Project Lead(s): Solomon Yap
Millions of people are on bone marrow donor registries worldwide.
However, up to 60% of registered donors opt out before donation, and there is a severe shortage of donors among minority groups in developed nations.
The primary reason for opting out and the shortage of minority donors is attributable to their concerns about the health risks associated with bone marrow donation.
The project sought to develop a revolutionary, less invasive method of obtaining donor cells for bone marrow transplantation (BMT), whereby donor cells are obtained through simply drawing blood. This approach eliminates the risks, adverse health effects, concerns and inconvenience associated with the traditional process of bone marrow donation.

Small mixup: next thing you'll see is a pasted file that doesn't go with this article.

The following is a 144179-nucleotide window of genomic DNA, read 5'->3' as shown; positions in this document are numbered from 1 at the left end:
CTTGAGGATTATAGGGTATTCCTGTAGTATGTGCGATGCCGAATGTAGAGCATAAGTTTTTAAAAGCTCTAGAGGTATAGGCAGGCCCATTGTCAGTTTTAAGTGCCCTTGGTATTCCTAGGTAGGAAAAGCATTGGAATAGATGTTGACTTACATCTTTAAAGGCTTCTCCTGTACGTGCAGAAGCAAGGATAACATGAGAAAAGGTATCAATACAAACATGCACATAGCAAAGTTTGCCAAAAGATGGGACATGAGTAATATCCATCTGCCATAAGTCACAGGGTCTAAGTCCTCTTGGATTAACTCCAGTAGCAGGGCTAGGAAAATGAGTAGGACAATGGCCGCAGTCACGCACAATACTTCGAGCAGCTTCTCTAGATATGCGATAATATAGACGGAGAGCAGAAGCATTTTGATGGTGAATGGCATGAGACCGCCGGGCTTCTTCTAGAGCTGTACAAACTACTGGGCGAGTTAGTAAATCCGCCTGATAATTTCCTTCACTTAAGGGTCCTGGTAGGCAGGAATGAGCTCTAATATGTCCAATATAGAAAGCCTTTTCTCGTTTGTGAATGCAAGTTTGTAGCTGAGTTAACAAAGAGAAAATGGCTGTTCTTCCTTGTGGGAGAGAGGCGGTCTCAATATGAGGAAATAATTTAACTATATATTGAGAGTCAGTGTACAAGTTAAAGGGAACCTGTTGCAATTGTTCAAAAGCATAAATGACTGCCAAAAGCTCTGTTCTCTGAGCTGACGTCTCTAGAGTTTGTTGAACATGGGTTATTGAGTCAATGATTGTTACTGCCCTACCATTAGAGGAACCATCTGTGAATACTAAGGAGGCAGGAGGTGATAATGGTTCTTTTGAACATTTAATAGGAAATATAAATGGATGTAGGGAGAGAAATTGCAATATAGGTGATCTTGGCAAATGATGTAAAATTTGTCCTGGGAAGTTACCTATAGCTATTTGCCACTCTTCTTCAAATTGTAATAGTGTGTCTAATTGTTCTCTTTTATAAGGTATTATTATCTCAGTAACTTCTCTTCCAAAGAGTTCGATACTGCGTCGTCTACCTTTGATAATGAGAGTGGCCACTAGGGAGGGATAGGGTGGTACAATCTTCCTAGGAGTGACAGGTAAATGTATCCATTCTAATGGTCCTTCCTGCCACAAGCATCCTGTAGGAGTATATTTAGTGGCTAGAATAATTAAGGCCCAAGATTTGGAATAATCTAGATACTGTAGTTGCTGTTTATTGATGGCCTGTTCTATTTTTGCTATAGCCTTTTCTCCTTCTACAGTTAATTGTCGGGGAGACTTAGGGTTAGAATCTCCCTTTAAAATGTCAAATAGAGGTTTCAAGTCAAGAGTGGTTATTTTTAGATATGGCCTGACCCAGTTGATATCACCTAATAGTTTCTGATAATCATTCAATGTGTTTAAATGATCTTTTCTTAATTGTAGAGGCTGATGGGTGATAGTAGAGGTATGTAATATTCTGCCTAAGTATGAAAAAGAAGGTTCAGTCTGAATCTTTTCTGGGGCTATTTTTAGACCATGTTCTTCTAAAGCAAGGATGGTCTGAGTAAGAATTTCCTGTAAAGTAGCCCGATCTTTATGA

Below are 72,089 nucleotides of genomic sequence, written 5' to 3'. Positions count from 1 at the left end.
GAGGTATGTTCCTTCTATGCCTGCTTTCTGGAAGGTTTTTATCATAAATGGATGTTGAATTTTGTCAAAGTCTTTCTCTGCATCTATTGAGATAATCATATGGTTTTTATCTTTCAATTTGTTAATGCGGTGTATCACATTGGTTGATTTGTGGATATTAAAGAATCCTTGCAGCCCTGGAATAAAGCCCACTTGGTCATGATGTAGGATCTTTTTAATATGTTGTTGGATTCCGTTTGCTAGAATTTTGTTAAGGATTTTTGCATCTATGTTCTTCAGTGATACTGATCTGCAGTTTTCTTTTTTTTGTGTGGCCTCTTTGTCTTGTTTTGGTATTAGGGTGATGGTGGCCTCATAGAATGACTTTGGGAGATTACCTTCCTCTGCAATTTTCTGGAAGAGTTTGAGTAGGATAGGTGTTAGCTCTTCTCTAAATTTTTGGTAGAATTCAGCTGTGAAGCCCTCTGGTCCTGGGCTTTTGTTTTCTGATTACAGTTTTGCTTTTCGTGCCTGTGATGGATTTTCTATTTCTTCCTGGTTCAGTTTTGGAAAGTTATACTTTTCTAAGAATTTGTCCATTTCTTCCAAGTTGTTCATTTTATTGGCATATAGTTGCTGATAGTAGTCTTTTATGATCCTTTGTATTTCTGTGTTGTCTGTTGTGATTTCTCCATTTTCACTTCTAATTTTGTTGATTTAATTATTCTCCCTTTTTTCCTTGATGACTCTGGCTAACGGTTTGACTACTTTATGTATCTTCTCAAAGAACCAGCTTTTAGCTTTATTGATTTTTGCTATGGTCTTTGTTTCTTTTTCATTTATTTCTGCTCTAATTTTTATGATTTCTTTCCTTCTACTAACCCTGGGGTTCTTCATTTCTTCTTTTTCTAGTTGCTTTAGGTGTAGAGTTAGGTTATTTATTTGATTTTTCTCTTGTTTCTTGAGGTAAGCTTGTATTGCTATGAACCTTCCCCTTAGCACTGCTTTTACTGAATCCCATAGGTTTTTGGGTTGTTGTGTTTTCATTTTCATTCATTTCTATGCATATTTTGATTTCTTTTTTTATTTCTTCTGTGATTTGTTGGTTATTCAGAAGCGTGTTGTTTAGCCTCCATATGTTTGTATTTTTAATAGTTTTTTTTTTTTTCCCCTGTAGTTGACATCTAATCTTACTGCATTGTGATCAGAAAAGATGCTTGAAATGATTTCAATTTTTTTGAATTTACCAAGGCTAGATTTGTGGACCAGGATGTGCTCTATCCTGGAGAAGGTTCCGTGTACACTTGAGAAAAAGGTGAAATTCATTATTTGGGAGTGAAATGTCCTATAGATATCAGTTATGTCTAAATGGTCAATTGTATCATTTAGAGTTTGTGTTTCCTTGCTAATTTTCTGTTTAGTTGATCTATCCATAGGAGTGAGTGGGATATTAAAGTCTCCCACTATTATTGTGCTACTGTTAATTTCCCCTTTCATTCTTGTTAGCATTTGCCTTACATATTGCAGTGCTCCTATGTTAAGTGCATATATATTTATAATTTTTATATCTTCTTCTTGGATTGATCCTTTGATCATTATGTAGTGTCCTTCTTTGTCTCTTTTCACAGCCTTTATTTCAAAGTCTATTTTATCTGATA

In this donation process, cells are obtained with a simple, single extraction of 40ml (equivalent to three tablespoons) of peripheral blood, similar to taking blood during routine testing.
Donor cells for BMT were successfully generated from non-mobilized, non-apheresis blood samples.
In addition, sickle cell individuals and bone marrow transplant candidates were identified and recruited as part of the initial work of the project.
However, the project was not completed, due to a number of administrative delays.
The Principal Investigator intends to pursue the project in the future.